Clippers president/coach Doc Rivers calmed the brewing storm by giving Crawford a three-year, $42 million deal.

But apparently the underlying tension hasn’t completely dissipated.

Kevin Ding of Bleacher Report:

The in-house resentment toward Austin Rivers being favored as Doc’s son, according to team sources, still very much exists, but it isn’t out of control.

Know what the Clippers truly resent? Losing. They’ve gone 8-9 since the All-Star break, and they’re clearly feeling the slump.

That brings lingering issues, like Austin’s place on the team, to the surface.

And other Clippers are reasonable to show suspicion about the dynamic, a complication Doc should have considered when he traded for Austin.

Austin has explained his never-that-warm relationship with Doc, who was busy coaching while Austin was growing up. These two claim this is far more a coach-player than father-son relationship, and I believe they believe that. I also believe it’s mostly true, though their familial ties probably intrude more than they realize.

That said, Austin has worked himself into a legitimate backup guard after a horrendous start to his NBA career. It’s worth a reminder just how bad he was in New Orleans because that shows how even his modest role now is a sign of tremendous growth. Austin has improved his shot, and his 6-foot-4 frame is an asset in some defensive matchups (probably not as many as Doc believes, judging by Austin’s assignments).

Does Austin deserve 28 minutes per game? Probably not, though he also handles garbage-time minutes so older teammates don’t have to. Does Austin deserve his $11 million+ annual salary? Probably not, though the capped-out Clippers had no recourse beyond minimum contracts to replace him, so he had leverage (ditto Crawford). Does he deserve to so often speak for the team? Probably not, though bigger stars Chris Paul, Blake Griffin and DeAndre Jordan might not mind the occasional break.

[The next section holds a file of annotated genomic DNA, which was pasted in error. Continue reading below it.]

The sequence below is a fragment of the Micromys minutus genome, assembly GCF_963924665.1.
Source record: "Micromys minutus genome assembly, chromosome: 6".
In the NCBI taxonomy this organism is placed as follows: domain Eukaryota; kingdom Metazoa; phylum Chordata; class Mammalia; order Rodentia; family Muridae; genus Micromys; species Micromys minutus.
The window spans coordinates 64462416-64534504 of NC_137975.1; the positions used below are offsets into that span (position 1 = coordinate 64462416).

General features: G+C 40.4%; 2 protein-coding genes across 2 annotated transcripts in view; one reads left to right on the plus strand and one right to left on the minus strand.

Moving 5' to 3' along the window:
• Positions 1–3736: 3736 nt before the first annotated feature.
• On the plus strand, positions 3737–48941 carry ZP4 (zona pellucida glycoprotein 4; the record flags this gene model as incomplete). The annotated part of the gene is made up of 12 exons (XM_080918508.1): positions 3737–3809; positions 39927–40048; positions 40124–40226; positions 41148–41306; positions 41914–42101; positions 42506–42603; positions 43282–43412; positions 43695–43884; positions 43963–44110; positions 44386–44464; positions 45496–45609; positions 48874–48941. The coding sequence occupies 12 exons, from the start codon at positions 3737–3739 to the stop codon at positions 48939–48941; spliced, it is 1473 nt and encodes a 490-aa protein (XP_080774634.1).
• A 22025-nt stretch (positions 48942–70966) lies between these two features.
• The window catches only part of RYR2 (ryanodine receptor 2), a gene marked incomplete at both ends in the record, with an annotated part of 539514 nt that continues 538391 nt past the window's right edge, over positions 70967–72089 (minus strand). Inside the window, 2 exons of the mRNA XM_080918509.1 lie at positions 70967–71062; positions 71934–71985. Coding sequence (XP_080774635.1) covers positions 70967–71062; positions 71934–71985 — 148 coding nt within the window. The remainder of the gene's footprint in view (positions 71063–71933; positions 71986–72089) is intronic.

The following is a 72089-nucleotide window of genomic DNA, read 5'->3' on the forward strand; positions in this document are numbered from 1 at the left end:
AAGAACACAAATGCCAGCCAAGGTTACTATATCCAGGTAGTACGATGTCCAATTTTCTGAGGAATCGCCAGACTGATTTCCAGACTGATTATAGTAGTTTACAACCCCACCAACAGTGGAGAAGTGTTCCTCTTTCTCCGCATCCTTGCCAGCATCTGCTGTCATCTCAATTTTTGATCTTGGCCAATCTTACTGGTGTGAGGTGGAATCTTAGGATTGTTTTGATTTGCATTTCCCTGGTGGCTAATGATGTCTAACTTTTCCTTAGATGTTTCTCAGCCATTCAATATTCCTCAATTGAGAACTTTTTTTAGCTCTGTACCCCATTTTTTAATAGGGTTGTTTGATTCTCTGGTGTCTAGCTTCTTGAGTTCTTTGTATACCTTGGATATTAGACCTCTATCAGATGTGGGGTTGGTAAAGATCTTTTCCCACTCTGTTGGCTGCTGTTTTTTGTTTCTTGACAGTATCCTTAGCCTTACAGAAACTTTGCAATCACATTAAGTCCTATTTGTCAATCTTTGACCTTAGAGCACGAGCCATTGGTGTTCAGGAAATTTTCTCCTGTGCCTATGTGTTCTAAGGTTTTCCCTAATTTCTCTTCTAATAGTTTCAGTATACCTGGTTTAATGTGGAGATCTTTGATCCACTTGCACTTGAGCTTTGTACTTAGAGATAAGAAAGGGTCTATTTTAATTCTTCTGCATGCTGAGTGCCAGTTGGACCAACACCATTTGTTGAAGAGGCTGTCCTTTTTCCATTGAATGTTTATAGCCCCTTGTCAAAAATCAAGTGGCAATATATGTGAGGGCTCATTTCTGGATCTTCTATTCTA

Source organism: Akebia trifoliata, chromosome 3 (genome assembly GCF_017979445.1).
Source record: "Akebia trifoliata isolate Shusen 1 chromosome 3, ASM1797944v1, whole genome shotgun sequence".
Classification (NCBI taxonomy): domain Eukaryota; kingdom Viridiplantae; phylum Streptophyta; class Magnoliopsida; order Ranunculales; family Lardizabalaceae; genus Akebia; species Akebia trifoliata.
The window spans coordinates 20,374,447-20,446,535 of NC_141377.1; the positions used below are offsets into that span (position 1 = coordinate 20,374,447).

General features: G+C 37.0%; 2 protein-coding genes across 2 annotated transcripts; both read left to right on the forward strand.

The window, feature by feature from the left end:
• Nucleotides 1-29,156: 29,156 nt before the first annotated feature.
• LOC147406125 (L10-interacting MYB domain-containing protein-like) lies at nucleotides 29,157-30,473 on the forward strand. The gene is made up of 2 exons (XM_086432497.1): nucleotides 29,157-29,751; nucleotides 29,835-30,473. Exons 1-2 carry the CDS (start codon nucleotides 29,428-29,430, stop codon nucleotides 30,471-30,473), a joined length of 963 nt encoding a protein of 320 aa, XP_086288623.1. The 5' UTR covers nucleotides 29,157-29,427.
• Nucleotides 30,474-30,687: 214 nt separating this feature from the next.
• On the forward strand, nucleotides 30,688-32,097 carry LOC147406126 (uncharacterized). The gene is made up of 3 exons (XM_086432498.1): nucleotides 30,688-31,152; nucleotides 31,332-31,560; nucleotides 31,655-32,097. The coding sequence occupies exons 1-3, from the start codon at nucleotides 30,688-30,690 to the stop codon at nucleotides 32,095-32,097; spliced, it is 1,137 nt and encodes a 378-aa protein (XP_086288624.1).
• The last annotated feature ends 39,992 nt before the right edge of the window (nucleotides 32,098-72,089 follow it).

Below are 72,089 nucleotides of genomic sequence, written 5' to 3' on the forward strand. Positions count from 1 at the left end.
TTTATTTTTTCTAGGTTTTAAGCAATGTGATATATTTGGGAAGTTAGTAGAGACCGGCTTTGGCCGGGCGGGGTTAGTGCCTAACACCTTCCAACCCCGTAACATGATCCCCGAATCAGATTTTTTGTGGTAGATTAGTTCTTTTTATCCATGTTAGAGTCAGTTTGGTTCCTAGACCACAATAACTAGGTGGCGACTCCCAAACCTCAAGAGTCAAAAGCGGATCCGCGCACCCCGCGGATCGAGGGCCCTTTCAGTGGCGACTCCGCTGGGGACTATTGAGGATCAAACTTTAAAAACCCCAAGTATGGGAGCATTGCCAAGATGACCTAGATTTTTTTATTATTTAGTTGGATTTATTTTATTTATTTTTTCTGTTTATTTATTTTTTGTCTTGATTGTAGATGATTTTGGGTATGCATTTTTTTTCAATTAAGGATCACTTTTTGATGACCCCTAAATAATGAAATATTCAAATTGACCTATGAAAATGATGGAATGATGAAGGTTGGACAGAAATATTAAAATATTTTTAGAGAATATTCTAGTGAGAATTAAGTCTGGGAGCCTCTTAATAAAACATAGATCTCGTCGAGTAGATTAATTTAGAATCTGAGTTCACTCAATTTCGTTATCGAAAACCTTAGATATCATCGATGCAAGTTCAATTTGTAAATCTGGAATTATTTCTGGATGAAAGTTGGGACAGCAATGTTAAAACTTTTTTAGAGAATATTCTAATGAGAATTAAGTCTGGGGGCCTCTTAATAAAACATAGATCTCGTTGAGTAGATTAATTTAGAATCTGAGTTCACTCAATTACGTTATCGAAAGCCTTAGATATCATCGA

Austin’s biggest problem is that, despite his improvement, his gaffes are still so blatant. That makes it more difficult to take him seriously, even when the totality of evidence says we should.

And for all the examples of Doc’s Clippers favoring Doc’s son, Austin was still the player who got left in the game with a concussion. That’s just dangerous, not nepotism.

There isn’t out-of-control resentment for Austin, because there’s isn’t out-of-control favoritism for him.

But there is some favoritism, and the more the Clippers struggle, the more they’ll look for a place to point the finger and occasionally land on Austin.

Report: Spurs assistant Becky Hammon, determined to become NBA head coach, offered Florida women’s job

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Spurs assistant Becky Hammon is the NBA’s first female full-time coach.

She could also become the next Florida women’s basketball coach.

Adrian Wojnarowski of Yahoo Sports: